What A Biden Versus Trump Presidency Could Mean For Coal
Biden's stance on fracking has been all over the news; that the Democratic presidential candidate would prohibit the practice on federal land, while allowing current permits to continue. The presidential election is also expected to impact U.S. coal markets - either way it breaks.
Wyoming Public Radio's Cooper McKim spoke with Caitlin McCoy, a staff attorney at Harvard Law School's environmental and energy law program, about what that might look like.
Caitlyn McCoy: It's almost hard to describe what the potential impact of a Biden administration is without the contrast, I think of a potential Trump administration, because I think... I don't want to sound insensitive, because I know that people's jobs and livelihoods are at stake. And it's really easy for people who don't live in communities that currently depend on coal mining, to just say, "for the sake of climate, we have to stop using coal." And that said, the writing is on the wall and it has been for a while now.
"I think that when we look closely at President Trump's record, especially on coal mining, we don't really see him delivering on proposals that actively support mining and help revive demand for coal."
And the market forces that we've seen at play under the Trump administration have been really powerful despite what the Trump administration has done to try to preserve demand for coal. So, I really think the big difference in a potential Biden administration and a second term Trump administration comes in this, in this sort of sense that, I think Trump would essentially leave the industry to just kind of wither on its own, which is somewhat what he's done over the last four years. Yes, there have been actions that have lowered compliance costs and loosened requirements a little bit. But there hasn't really been any big action by the Trump administration to revive demand for coal or to actively support coal mining. And so I think really, the big difference is that a Biden administration will seek to, as Biden has said, accelerate the transition away from coal.
But I think this sort of complimentary piece of that is: I think a potential Biden administration will also be creating programs to retrain workers in industry and work to provide for an economic transition. And I don't think workers can rely on the Trump administration, if there is a second term, to provide programs like that, I think the industry will just be left to the mercy of the markets and we'll hear President Trump doggedly repeating the same lines, you know, that he's saved coal. But the reality on the ground is very different. And I think people have experienced that over the last four years.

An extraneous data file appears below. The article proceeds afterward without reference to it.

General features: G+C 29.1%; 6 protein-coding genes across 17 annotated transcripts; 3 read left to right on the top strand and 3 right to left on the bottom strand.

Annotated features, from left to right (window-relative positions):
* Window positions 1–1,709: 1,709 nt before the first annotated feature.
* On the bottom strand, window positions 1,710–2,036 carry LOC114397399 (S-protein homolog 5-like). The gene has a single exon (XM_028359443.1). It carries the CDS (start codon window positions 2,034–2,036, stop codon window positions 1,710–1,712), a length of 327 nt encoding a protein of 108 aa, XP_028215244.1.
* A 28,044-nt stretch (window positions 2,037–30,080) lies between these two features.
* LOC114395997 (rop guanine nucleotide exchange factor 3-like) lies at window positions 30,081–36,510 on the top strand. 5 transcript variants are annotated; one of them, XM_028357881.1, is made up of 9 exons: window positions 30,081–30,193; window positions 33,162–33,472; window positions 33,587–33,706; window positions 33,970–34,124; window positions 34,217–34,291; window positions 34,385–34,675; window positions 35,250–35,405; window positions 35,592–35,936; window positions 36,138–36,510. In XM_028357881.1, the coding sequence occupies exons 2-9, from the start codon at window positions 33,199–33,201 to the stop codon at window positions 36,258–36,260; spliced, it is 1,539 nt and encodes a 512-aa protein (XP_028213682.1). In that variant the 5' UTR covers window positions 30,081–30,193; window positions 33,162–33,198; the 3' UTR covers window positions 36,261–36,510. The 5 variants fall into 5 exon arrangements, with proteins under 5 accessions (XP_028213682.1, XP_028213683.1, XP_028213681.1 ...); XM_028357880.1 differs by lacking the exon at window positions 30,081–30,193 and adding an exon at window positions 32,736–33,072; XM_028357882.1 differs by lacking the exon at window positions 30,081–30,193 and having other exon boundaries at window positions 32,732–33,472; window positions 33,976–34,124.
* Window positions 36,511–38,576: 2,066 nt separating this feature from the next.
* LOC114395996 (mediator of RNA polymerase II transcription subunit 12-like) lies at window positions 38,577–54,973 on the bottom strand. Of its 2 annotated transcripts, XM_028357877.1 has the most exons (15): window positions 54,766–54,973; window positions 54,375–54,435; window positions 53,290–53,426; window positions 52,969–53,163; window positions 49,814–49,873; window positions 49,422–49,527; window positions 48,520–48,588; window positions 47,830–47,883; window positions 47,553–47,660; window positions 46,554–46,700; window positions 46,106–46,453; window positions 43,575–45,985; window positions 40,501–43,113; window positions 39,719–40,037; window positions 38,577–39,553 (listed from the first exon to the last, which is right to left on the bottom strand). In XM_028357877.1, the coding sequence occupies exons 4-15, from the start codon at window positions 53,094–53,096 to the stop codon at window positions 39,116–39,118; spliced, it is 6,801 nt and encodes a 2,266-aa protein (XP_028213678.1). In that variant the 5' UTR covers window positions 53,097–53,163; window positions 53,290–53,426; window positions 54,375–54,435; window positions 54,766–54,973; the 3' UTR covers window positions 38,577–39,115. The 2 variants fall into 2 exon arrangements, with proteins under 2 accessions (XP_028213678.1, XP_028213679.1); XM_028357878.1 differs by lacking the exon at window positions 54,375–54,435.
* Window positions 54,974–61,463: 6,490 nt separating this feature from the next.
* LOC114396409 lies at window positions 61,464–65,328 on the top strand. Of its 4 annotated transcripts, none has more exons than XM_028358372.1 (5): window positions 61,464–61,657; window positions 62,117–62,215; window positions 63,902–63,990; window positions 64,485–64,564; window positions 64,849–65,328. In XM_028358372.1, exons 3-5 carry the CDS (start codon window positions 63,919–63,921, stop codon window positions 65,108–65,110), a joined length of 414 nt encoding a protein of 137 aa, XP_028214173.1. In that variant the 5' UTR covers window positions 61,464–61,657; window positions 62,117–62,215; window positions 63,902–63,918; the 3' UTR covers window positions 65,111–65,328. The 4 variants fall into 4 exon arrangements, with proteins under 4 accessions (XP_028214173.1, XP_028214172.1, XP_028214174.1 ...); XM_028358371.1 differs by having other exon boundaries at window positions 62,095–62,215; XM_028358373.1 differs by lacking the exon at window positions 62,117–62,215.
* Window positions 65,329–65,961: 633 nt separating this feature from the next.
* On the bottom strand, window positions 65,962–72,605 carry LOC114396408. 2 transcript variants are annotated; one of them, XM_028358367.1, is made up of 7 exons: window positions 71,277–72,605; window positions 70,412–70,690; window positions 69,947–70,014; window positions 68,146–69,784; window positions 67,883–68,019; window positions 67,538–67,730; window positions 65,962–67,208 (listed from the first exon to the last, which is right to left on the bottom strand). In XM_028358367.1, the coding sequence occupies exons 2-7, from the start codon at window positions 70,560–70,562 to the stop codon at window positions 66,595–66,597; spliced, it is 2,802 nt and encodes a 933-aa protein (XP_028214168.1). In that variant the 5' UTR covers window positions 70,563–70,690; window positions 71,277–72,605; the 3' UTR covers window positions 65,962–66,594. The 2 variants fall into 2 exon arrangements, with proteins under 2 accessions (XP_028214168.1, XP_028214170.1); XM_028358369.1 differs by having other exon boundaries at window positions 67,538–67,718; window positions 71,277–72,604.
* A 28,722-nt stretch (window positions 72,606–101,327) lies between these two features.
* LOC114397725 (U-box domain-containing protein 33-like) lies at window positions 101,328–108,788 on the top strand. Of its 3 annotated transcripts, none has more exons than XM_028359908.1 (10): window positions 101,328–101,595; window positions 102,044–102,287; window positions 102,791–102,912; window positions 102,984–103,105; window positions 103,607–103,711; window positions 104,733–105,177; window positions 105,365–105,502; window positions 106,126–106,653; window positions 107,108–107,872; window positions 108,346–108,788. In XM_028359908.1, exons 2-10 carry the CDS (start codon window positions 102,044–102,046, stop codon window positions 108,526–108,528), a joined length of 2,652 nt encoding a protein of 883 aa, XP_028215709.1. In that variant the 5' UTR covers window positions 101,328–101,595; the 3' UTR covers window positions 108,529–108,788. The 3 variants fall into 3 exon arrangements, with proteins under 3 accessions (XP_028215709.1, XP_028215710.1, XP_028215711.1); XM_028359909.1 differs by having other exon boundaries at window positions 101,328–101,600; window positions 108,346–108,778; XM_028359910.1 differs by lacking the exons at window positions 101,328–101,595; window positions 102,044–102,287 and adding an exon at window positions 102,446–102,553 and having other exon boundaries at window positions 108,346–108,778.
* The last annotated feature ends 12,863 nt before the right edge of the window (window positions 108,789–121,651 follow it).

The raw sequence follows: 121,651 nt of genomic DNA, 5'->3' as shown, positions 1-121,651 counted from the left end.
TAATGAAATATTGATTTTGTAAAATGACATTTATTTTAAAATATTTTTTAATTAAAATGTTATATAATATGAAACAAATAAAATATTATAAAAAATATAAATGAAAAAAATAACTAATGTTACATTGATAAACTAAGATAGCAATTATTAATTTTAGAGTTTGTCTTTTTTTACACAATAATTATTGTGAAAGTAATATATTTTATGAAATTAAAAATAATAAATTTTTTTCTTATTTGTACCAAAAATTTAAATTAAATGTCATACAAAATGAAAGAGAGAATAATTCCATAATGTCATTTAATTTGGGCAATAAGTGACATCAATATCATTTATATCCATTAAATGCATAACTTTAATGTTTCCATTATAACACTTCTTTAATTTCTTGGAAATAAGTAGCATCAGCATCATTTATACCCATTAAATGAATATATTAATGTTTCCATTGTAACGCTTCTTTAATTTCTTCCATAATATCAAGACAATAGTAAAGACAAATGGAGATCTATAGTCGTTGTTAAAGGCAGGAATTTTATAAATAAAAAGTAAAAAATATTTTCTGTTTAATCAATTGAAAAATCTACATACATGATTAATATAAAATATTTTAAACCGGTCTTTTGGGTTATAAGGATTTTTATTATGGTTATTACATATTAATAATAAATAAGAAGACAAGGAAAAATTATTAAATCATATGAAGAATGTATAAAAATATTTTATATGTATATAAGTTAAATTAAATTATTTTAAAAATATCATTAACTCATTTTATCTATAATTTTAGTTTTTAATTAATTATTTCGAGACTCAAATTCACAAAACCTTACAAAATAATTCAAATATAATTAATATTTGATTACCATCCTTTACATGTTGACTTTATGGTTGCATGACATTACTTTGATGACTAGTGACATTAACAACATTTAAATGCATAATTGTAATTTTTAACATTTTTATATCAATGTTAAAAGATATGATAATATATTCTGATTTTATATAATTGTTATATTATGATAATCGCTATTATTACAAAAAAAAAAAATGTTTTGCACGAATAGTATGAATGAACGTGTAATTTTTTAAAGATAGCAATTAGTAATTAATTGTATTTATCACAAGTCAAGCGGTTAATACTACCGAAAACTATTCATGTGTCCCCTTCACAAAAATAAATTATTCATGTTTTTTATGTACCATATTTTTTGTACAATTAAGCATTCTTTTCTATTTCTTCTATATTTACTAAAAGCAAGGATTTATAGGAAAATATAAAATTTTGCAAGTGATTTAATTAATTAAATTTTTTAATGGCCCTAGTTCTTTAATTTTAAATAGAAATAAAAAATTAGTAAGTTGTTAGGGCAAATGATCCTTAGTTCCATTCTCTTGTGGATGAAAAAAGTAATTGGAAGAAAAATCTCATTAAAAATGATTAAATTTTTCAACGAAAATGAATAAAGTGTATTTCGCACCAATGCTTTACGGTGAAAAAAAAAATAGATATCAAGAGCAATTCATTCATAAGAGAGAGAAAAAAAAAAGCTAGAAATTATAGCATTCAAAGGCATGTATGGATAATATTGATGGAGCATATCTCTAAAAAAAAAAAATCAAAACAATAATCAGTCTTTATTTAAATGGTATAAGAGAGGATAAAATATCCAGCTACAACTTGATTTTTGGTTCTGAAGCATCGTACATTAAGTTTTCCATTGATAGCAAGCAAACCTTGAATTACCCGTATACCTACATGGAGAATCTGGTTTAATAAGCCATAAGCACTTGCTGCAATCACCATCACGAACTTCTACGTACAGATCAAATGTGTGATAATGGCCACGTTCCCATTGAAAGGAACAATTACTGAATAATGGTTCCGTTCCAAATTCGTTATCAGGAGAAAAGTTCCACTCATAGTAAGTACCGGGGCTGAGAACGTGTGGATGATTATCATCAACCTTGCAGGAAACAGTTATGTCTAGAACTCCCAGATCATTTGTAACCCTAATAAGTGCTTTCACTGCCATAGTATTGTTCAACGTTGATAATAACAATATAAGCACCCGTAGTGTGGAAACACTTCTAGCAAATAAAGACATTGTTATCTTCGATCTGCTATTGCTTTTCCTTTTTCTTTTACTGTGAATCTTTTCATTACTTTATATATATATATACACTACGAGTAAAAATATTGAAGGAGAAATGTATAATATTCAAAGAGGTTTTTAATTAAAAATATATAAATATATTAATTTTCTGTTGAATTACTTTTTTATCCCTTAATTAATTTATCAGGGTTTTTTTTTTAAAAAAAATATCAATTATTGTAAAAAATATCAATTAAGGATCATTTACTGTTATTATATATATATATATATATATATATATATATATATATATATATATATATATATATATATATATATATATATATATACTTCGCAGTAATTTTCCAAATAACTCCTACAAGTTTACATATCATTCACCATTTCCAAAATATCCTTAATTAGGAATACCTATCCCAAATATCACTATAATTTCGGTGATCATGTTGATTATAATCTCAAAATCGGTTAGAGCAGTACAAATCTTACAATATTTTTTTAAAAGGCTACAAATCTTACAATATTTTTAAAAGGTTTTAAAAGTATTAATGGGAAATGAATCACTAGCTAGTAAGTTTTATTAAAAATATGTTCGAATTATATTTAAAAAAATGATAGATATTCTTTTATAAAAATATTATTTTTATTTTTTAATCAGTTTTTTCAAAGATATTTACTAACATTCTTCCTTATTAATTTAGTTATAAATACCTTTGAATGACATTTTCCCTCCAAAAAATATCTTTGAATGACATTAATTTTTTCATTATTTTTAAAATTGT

Cooper McKim: So there are some specific policies as well, that could go beyond the secular decline that you're talking about with a Biden presidency that would accelerate it. Climate related proposals, other promises related to renewables... could you talk a little bit about those?
McCoy: A potential Biden administration would theoretically enact the plans that Vice President Biden has released and those plans call for a carbon-free electricity system by 2035. And so yes, that certainly would be the type of plan that would increase pressure on utilities to phase out coal for energy generation here in the United States. And that I think, would be a big part of changing demand for coal in this country.
On Biden's Plan For Carbon-Free Electricity: "That certainly would be the type of plan that would increase pressure on utilities to phase out coal for energy generation here in the United States."
McKim: Anything else to mention regarding coal or energy before we sign off here?
McCoy: Well, I would say that President Trump has worked to make energy this Keystone issue, you know, as part of his first campaign and his first term, energy was this really key issue that he kept coming back to, but I think that when we look closely at President Trump's record, especially on coal mining, we don't really see him delivering on proposals that actively support mining and help revive the demand for coal. He's loosened some requirements. But I think if you take a close look beyond some of the statements that he makes, and look at whether he's really made a difference for the industry, we've seen more closure of coal capacity in the United States during President Trump's first term, then under Obama's second term. And the reality is it's just hard to outrun the market forces.
McKim: That was Harvard's Caitlin McCoy and the elections potential impacts on coal production. Thank you so much for joining me.
McCoy: Thank you so much for having me.
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